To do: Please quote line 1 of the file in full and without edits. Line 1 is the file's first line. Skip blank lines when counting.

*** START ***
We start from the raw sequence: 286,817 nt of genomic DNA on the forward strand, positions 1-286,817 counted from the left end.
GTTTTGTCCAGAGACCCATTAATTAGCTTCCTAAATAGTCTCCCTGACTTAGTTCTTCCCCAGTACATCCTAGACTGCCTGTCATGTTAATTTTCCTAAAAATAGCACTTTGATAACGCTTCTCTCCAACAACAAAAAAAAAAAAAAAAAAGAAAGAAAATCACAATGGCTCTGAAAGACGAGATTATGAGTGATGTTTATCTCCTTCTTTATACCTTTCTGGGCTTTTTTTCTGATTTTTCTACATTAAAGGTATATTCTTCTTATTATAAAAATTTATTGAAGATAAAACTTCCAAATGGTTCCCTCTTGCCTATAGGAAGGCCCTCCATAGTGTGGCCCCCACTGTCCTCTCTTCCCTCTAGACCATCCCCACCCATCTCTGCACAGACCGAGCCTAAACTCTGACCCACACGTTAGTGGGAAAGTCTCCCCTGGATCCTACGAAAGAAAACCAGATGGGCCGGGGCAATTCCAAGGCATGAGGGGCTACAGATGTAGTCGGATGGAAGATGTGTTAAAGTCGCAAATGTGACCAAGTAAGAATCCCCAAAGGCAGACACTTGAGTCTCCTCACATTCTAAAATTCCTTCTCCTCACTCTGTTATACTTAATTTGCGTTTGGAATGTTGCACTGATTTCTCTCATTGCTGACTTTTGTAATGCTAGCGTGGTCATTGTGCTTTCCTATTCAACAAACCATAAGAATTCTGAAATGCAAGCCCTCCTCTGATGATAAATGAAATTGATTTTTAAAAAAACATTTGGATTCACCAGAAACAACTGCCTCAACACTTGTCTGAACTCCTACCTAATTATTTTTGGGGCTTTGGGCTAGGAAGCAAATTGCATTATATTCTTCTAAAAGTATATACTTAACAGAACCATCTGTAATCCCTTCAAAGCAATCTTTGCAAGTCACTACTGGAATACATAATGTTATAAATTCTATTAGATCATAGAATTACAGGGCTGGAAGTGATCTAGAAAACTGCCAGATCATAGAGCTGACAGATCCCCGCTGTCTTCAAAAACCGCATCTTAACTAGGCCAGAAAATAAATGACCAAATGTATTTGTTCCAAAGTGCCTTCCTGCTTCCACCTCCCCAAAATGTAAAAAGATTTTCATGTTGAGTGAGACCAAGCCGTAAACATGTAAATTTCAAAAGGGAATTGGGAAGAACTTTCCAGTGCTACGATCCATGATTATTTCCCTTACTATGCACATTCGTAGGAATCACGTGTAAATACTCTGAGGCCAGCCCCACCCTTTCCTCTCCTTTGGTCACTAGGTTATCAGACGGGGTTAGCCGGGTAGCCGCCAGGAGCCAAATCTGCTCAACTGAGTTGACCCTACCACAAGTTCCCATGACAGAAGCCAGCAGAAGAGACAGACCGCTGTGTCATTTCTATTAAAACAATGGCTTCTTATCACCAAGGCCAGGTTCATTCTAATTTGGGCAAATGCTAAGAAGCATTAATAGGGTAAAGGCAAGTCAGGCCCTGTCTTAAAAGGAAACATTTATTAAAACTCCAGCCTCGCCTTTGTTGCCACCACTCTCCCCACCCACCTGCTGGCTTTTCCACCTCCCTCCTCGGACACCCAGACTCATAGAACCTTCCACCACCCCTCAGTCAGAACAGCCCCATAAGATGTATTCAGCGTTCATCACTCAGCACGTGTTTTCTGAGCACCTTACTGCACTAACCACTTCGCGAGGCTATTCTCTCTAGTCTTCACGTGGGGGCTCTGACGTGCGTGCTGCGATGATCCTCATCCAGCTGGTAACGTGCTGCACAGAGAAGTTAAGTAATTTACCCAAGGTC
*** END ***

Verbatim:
We start from the raw sequence: 286,817 nt of genomic DNA on the forward strand, positions 1-286,817 counted from the left end.